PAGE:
باب الشمس"- رؤية نهى سلام"
Every time he is defeated, Younis stamps and announces Men el awwal and both the struggle and the narrative start over.
Bab El Shams - Al Ra7eel
A movie that offers a very human account of Palestinians. One that is panoramic in its scope, packed with narratives and counter-narratives, various perspectives on the same reality. One where references to notables are scant; political leaders appear merely as portraits on the walls of security offices. One that portrays peasants leading a peaceful life in a northern village called Ein Al Zaytoun in Al Galeel (very close to the Lebanese borders). They do not imagine a life beyond their village (at the village school, when the teacher asks the children, “What is our country?” they consistently reply, “Ein Al-Zaytun,” unable to imagine a nation beyond). When abandoned in the face of an overwhelming power, those peasants choose life over death. They have no refuge, no support. The Arab Army appears briefly, only to expose and ridicule itself (through a young officer who is busying himself with cleaning the canons and shouting at his soldiers and saying all the time "ma fee awamer, mafeesh awamer, mako awamer, and who commits suicide infront of the villagers out of helplessness to protect them). A movie about families caught between burnt out homes with a brutal force chasing them and shouting in microphones "This is a non Arabs zone, Arabs are not allowed here, Head north...head north, go to Lebanon" and unforgiving neighbors who see them as a burden and call them "qwat agnabeya 3ala al arady al lebenaneya"
The beauty of the movie is that it relies on individuals telling their story. It suggests that retelling is a form of rewriting history and introduces a new definition of heroism for the present generation, that is “by telling the story, owning their history and their memory”.
Choosing the small village in Al Galeel is very symbolic as the Israeli invasion to Lebanon was called operation "Al Salam fel Galeel". So in 1948 and 1982, securing the Israeli borders was used to carry on massive massacres. In both Arabs stood watching and the passing of almost 40 years has really changed nothing.
The magical tale of lovers meeting at the cave of Bab El Shams is a story in itself. It is when Younis sneaks into Palestine to meet his wife in secret, away from the Israeli forces. When they meet she tells him "I want you here with me, with us" then changes her mind on the spot telling him "You know, I do not want you here, here they will imprison you". It is when the freedom of our loved ones means more to us than having them with us. Each time they meet, she gets pregnant. Those meetings at the cave signify that Bab El Shams will remain a sacred ground that has not been violated by occupation—a space of love, magic and fertility. But not only the cave, inside each one of us there is a sacred place that has not and will not be violated by anything or anyone. That is how we survive painful experiences I guess....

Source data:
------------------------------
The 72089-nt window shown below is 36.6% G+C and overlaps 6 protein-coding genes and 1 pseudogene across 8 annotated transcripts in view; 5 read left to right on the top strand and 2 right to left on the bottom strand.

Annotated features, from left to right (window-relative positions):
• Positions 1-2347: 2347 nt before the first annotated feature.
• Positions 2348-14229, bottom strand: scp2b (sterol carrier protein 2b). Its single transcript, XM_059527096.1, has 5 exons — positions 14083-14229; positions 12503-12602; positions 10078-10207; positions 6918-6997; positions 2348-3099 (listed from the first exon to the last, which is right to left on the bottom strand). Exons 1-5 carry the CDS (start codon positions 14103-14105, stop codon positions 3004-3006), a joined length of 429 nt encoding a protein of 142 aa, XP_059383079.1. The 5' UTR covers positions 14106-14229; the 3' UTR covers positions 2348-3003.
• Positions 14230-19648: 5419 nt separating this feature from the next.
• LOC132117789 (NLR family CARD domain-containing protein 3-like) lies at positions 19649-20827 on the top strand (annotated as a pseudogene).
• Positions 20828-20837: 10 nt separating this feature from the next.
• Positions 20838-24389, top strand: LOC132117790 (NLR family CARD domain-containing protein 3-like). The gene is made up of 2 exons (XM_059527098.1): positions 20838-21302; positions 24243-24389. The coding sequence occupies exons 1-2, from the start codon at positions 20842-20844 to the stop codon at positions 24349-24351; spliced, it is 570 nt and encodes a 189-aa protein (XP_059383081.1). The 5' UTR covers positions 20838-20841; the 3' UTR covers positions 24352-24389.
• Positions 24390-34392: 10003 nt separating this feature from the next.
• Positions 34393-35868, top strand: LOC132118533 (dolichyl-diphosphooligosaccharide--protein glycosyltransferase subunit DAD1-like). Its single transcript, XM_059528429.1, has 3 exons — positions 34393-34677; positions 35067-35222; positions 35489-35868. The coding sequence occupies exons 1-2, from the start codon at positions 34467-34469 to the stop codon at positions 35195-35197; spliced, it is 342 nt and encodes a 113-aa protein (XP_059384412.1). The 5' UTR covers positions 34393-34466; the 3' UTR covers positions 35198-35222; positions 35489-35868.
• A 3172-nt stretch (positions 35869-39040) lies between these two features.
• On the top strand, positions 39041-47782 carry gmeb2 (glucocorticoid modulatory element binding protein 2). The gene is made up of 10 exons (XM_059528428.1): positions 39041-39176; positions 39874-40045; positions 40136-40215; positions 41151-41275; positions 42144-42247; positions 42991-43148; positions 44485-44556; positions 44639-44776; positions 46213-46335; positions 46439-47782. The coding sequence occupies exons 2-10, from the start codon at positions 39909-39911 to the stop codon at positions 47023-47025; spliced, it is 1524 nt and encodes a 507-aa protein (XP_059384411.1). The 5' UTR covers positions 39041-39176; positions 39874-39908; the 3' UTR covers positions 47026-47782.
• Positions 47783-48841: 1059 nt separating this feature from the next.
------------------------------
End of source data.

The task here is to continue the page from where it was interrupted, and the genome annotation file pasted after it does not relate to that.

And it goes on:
The film is a beautiful individualistic human encounter of the Palestinian story, away from "al qadeyah". It made me reflect on a lot of things & events. For me it was very touching and at many points I found tears filling my eyes, not at the brutal scenes of burning the village or killing innocent unarmed people, for those I saw before in documentaries and read about in books, but at the tiny details that make everyday life and the sense of helplessness of those peasants. Of the most touching scenes that filled the film, I found those echoing in my head:
"ya set mesh ard men gheir dajaj a7san men dajaj men ghier ard" يا ست مش ارض من غير دجاج احسن من دجاج من غير ارضA group of Palestinian youth convincing a peasant to give them chicken so that they can exchange it for weapons from the Arab Rescue Army
"el 7ob wel watan, ma ben3refhom ela lama nefkedhom" الحب و الوطن ما بنعرفهم الا لما نفقدهم
The narrator commenting on Younis falling in love with his wife Nahila after he had to leave her and go to Lebanon to join the resistance
"benakol w benshrab, benam w bnefee2 wala sheey beytghayar" بناكل و بنشرب، بنام و بنفيق و لا شى بيتغيرAn old woman after settling in a refugee camp in Lebanon
"e7na mesh lag2een, e7na feda2yeen" احنا مش لاجئين، احنا فدائيينYounis shouting at a Lebanese officer in a refugee camp who was telling him that they are just guests and that they should be grateful that Lebanon took them
"sara2to dyarna w sharsh7touna, w hla gayeen te3lemoona el adab" سرقتوا ديارنا و شرشحتونا و هلا جايين تعلمونا الادبNahila to an Israeli interrogator when he was scorning her for admitting that she was a hooker
And finally the genius word of "Men El Awwal" that Younis keeps using after each defeat to reflect hope that things would change. It is just that we have to start tani men el awwal. After 1967, "men el awwal", after the 1970 Jordon massacres "men el awwal", after 1982 Sabra & Shatila "men el awwal", after Oslo "men el awwal", after Arafat died "men el awwal". And today in 2005, listening to Ms. Condy complmenting Abu Mazen on his courage to pursue real peace with Israel, I cannot think of a term better than "Men el Awwal"!!.